What can I say about The Drones’ performance that hasn’t been said about Norwewgian weather. It was tumultuous, thundering and left me wet to the bone. If you’ve never seen this band live, firstly try and get out more they did play both Big Day Out and Laneway Festival for Christ’s sake but secondly and more importantly be sure to jump on the next opportunity to see them you get.
The fact that bands like Grinspoon, The Living End and Faker garner well over three times the radio play that The Drones do is one of many signs that the local music industry is not only ill, but is so deluded and infirm due to the sonic syphillis that has infected it since the 80s and arguablely earlier that it’s completely lost it’s mind. The way Gareth Liddiard leads the band through idiosyncratic tempo and key changes before launching into a full volume assault on your ears drums in awe inspiring.
Opening the set with Nail It Down, the opening track from their latest album Havilah, The Metro was literally shaking with excitement as Liddiard’s gravelly vocals carved through the crowd like a rusty butcher’s knife. As usual drummer Mike Noga and bassist Fiona Kitschin played their parts with that sort effortless grace that makes you think, ‘hey I could do that,’ and always ends later with you at home, alone, having once again discovered you gimpish retardation when it comes to playing music.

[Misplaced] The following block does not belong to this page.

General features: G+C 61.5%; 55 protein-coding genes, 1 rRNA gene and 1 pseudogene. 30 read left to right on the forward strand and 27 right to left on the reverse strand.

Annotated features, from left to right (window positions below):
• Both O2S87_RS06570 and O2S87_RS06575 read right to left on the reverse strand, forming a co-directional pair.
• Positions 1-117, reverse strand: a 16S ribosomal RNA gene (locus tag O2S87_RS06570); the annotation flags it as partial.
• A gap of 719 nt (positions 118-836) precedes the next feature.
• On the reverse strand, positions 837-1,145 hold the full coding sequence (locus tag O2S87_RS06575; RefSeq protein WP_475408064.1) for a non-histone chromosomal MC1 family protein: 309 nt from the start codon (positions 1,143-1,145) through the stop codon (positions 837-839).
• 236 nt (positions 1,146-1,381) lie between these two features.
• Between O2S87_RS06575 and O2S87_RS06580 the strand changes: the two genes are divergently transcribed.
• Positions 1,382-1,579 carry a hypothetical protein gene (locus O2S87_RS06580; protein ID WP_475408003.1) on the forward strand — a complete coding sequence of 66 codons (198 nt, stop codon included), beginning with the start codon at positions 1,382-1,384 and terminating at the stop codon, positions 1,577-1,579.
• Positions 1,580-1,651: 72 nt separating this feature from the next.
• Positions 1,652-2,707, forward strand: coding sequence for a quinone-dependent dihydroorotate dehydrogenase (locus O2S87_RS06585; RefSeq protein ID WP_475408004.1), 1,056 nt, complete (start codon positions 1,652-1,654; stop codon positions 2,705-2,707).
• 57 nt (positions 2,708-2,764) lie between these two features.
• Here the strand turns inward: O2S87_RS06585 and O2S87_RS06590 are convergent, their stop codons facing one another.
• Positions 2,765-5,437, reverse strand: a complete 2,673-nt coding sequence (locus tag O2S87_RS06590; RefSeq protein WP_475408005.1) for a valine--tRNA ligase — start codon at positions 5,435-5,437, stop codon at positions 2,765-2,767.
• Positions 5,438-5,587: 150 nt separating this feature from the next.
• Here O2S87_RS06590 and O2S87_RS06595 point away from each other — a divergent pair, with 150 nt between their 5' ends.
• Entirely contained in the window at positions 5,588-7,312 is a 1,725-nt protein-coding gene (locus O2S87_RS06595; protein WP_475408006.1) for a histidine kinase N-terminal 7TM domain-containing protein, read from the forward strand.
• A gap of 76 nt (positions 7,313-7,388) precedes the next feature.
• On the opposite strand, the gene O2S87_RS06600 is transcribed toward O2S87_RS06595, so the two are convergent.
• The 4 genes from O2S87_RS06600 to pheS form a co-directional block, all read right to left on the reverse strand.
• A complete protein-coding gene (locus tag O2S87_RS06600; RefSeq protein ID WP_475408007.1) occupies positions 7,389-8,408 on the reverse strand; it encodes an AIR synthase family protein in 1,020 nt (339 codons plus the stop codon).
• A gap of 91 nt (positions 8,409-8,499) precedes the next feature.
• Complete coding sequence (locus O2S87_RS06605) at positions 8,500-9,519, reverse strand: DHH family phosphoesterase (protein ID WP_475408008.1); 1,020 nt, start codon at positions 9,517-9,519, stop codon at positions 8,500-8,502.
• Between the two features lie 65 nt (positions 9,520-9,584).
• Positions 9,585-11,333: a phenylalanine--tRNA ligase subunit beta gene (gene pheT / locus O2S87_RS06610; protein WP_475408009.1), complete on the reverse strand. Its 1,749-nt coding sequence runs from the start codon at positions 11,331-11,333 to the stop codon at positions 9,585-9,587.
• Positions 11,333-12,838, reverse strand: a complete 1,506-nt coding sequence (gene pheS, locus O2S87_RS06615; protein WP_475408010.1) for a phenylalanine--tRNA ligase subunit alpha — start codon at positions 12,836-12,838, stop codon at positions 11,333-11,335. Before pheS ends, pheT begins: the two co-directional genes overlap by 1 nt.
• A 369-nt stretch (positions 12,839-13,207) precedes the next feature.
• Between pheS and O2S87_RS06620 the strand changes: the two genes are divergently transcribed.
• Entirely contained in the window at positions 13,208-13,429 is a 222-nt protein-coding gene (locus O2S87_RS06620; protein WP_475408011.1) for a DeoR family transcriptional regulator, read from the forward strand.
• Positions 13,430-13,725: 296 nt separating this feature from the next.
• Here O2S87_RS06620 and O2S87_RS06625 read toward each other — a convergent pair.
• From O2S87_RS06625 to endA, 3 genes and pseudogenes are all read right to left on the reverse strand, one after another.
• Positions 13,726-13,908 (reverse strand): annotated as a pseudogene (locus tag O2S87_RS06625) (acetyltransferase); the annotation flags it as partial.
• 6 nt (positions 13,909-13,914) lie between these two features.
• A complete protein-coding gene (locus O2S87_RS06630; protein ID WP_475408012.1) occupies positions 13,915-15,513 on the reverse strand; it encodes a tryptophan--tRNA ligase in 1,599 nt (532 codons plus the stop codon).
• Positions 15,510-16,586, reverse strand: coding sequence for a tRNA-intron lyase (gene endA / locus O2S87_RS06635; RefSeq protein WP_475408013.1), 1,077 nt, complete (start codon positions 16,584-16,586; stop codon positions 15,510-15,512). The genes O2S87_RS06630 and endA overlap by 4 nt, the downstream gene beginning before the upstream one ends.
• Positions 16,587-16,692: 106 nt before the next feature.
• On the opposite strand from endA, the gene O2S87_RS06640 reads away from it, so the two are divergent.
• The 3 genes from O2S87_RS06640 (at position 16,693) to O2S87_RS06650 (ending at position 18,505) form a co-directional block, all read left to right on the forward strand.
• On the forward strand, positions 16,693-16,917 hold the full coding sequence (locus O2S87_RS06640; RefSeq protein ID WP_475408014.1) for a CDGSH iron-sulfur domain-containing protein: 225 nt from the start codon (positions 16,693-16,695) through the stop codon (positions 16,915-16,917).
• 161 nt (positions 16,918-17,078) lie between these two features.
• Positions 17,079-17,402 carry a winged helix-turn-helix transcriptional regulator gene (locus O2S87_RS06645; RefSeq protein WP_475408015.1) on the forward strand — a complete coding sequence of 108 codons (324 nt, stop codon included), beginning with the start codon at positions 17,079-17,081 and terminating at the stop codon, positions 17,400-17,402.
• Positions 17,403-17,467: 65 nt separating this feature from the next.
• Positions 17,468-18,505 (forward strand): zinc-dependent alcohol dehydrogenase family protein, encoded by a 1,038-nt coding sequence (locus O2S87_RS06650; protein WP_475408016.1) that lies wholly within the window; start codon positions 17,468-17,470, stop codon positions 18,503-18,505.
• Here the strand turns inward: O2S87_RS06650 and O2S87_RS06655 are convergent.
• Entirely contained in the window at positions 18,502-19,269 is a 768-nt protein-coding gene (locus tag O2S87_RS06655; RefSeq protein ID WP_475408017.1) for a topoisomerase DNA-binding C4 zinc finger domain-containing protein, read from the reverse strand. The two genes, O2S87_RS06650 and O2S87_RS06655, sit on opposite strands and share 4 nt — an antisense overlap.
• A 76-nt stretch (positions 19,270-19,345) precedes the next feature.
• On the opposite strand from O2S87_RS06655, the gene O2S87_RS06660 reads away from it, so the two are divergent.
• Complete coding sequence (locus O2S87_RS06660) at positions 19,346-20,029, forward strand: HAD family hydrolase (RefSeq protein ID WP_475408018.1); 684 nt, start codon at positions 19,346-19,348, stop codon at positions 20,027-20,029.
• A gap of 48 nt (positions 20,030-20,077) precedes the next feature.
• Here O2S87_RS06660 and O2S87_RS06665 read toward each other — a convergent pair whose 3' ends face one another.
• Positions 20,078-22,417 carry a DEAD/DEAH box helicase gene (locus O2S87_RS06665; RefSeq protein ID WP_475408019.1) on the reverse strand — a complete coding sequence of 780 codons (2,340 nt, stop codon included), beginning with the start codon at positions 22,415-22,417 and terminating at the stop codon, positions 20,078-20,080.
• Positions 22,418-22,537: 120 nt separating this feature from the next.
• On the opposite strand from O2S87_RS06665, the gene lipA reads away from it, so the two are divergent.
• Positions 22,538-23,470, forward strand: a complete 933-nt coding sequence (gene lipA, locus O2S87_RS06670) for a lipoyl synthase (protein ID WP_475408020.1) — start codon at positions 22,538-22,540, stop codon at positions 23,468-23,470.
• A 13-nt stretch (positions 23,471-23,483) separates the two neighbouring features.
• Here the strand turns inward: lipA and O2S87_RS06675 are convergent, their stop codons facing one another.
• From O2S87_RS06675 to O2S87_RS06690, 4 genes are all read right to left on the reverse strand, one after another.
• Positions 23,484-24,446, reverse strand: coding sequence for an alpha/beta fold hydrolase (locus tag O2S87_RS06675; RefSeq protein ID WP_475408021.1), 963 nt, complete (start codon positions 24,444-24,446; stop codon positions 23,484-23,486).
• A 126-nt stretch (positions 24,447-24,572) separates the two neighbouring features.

I spent most of the set violently moshing with some friends despite the fact most of the crowd were the quiet types and this coupled with the absurd ammount of booze I imbibed means I don’t have a very clear recollection of the songs played. I definitely heard the Minotaur and I could have sworn they busted out Jezabel and a few others from Gala Mill and Wait Long By The River, but there was a lot of material from the new album, all carried off with a professionalism and passion unparralled in Australian rock music today.
Their last song, whose name eludes me, was by far the standout track of the night. Starting out with a jarring bassline, Liddiard and other guitarist Dan Ludscombe let loose with heavily distorted sections of fretboard bashing glory. The song finished with an escalationg series of plodding breakdowns, each louder and more fervent than the last, that built into afire and brimstone crecsendo that left the audience begging for more.
I can’t stress how could this band is. Their albums havesuch a raw and earnest quality that you’d think they’d struggle to recreate it live, but having toured Australia, Europe and The US almost without pause over the past few years, the band are as well oiled a musical machine as you’re likely to find anywhere in the world right now. If you haven’t heard them, go buy their albums. If you’ve heard them but never seen them live, go buy a ticket to their next show. If like me you’ve heard them and seen them live, well there’s only one thing left to do… buy tickets to see them at ATP New York where they’ll be playing there first album, Wait Long By The River & The Bodies Of Your Enemies Will Float By, in it’s glorious entirety.
Photos: The Drones - The Metro Theatre, 25th April 2009 - Music Feeds